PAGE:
You can’t make an omelette without breaking a few eggs, the old saying goes.
For some vintners who grow their grapes in seemingly flexible AVAs, that saying seems to apply to wine. Trial and error (and being honest with yourself about the result of the trial) can lead to figuring out what works best in your vineyard, said Jan Palaggi, owner and co-CEO of Palaia Winery and Meadery in New York’s Hudson Valley.
That, and knowing the limitations of your land and climate.
“Beginners can take advice from everyone and anyone, but you have to know what grows well on your soil and conditions,” Palaggi said.
Palaia started with several varietals but ultimately kept just a few grapes. In the beginning days, their vines contained Cabernet Franc, Sangiovese, Seyval Blanc, Lemberger and Traminette.
Not all of these made the cut, Palaggi said, but lessons were learned from the ones that didn’t work out.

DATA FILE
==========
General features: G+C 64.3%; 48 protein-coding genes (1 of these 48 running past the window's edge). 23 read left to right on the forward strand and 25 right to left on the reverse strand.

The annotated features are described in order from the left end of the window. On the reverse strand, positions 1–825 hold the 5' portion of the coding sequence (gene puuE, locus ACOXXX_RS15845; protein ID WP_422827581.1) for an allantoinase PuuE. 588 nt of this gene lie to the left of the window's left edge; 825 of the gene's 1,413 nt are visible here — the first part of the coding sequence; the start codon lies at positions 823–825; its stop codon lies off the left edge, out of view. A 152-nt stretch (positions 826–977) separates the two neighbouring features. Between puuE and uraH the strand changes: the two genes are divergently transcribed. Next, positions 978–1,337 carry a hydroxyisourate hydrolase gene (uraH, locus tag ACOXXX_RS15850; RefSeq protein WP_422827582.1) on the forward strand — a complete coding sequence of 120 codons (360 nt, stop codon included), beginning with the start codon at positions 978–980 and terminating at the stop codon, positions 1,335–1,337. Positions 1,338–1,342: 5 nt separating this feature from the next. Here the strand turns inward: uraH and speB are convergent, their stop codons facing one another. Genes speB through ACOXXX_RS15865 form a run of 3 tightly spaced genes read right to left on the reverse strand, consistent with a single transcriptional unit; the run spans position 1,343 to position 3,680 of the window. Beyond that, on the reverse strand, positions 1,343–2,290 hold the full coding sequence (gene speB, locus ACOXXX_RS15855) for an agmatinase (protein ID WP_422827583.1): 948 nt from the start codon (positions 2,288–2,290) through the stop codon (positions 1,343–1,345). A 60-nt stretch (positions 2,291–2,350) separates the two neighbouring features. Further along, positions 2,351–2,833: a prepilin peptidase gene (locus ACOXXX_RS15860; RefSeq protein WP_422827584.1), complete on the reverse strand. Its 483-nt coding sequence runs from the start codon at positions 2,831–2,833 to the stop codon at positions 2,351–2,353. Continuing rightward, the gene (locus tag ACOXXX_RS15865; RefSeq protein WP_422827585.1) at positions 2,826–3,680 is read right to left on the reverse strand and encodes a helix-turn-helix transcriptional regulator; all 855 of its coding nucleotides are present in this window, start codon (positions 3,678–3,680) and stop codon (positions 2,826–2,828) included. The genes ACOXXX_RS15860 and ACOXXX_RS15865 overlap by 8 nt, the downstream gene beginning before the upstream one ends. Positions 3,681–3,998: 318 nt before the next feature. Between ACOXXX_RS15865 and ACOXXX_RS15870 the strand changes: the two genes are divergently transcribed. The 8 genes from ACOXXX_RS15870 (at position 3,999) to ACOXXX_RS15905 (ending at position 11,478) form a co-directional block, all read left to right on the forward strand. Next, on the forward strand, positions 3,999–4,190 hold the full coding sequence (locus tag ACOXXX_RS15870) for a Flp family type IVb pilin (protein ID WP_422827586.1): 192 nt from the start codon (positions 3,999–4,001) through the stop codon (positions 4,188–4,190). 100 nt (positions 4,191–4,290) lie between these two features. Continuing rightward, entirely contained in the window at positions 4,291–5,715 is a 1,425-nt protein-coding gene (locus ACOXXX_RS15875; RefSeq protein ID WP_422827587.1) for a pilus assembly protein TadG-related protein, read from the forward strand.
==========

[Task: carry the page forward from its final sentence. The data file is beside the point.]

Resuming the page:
“The Sangiovese was a mistake,” Palaggi recalled. “It grew pretty grapes but not with a good flavor. The Cabernet grew but was fussy about the weather. The Lemberger grew too well — all vine and easily damaged vines. The Seyval was OK, but nothing special.
“The Traminette was perfect for our area and is growing well. We now grow Cab and Traminette with some Chambourcin.”
Palaia is a family-owned and run winery. Co-owner Joe Palaggi learned how to make wine from his grandfather, Angelo Palaia, and passed the skill along to his son and daughter-in-law. They make about 3,500 cases a year.
“All good Italians have a grandpa in the basement making wine,” Jan Palaggi said. “Then (Joe) took classes and seminars and practiced at home until he got good at it. Consistency is vital as we make mostly blends here.”
Sticking to grapes that grow well in the Hudson River Valley has helped Palaia keep its customers happy.
“Customers love estate wines — they will pick them nine times out of 10 at tastings,” Palaggi said. “But then, they also love wines that have won awards no matter what kind they are.”